I am not inclined at this moment to take the responsibility of making such a universal affirmative as has been suggested. The proposal to indemnify people for costs can only have reference to suits which are in some way connected with subjects in this Bill. Then we must consider the date, because there may be some people beginning to put in claims now. Since this Bill has been in the House is surely notice enough. Quite frequently the operative Clauses of a Bill are dated back to the date of the introduction of the Bill. I am not prepared to say that any man who commenced an action yesterday should be entitled to be indemnified As far as I understand it, the terms of the proposed Clause as to costs are sweeping enough except on this one point of date, and the Attorney- 2362 General has already promised to consider, if they are not sweeping enough, what words can be put in. Now there is the question of date. I do not think we ought at this moment to consent to leave out the date altogether. I do not think it is reasonable. I think there must be a date, and I will undertake to have it considered between now and the Report Stage, with the intention of really compensating anyone who has taken proceedings which, so to speak, he had any moral right or justification to take, but I do not feel inclined at this moment to agree to pay law costs to anyone who has entered a suit against the Crown at any date whatsoever. I want to assure the Committee that I am prepared to agree to put in the necessary words to make the fullest possible indemnity to anyone whose right we are taking away by this Bill, and I am not quibbling about it. I will ask the House to leave it there, on the understanding that it will be reviewed before the Report stage.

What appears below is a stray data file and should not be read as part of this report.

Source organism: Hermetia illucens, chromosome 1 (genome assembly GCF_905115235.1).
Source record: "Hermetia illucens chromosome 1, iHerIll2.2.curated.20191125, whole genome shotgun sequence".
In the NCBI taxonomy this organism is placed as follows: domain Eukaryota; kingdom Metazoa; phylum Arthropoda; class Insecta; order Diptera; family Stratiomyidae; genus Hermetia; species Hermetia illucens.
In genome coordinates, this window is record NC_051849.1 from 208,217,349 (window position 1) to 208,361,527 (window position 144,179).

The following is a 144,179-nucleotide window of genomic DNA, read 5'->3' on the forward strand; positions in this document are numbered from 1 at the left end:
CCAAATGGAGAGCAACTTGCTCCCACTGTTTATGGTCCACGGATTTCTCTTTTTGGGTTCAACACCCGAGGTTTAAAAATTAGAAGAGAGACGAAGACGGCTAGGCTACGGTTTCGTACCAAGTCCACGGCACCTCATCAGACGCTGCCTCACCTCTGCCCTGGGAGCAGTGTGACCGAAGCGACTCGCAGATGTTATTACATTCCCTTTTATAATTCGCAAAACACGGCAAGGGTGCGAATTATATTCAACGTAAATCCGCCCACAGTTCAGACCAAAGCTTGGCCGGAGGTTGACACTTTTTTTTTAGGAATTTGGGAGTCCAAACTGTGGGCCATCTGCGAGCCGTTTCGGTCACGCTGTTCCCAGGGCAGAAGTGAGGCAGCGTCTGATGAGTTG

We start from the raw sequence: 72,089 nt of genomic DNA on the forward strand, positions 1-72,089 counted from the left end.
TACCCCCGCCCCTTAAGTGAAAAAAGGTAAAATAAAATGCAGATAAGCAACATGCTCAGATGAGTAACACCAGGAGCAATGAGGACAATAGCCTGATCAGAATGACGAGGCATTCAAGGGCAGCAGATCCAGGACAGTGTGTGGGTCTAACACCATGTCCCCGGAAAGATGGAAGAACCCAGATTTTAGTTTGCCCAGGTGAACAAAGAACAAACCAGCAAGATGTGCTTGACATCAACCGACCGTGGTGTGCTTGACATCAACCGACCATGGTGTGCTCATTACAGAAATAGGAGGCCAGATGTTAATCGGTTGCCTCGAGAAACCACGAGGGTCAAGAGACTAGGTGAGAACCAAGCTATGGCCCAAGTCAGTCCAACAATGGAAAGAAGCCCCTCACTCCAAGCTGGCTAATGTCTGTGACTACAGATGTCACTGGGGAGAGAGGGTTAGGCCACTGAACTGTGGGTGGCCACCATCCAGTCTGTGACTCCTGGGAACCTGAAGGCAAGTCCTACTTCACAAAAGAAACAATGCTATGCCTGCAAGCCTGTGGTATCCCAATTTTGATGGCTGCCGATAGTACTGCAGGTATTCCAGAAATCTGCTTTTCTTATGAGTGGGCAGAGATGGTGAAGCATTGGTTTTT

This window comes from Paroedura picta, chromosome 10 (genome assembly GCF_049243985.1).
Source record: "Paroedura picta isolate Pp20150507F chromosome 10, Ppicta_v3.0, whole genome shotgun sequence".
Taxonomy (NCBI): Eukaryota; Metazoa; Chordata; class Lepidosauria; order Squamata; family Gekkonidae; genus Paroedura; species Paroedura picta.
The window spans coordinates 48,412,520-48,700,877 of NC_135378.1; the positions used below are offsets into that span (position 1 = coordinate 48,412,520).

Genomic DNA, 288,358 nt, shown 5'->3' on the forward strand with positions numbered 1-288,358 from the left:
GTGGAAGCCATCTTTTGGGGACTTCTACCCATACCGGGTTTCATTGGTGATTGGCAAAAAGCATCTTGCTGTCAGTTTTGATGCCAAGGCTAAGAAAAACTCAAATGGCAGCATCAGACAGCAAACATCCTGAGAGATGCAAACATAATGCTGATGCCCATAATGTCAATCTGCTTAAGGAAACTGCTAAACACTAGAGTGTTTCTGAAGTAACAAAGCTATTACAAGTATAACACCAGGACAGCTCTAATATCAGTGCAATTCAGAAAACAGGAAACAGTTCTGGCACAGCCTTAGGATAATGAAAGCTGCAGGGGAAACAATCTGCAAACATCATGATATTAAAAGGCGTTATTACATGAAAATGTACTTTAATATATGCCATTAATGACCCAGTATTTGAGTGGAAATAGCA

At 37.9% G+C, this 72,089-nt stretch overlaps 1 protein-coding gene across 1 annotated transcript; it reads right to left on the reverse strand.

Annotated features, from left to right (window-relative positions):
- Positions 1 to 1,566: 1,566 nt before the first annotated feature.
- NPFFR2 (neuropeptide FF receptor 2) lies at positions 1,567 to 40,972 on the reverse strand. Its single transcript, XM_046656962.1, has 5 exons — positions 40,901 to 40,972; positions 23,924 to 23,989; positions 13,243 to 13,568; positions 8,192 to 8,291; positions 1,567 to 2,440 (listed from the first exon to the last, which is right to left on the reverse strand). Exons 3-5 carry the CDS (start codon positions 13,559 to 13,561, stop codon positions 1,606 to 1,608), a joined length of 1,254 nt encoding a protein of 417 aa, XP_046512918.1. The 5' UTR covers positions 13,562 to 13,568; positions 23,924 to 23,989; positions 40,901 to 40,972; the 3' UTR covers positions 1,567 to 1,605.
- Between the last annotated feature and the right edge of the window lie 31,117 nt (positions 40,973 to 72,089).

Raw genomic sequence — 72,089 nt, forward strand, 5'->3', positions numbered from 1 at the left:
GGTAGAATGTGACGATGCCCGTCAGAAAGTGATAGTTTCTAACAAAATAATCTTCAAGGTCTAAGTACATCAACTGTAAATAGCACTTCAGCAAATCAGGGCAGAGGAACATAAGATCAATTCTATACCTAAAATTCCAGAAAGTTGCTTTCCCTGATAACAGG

§ Mr. HARNEY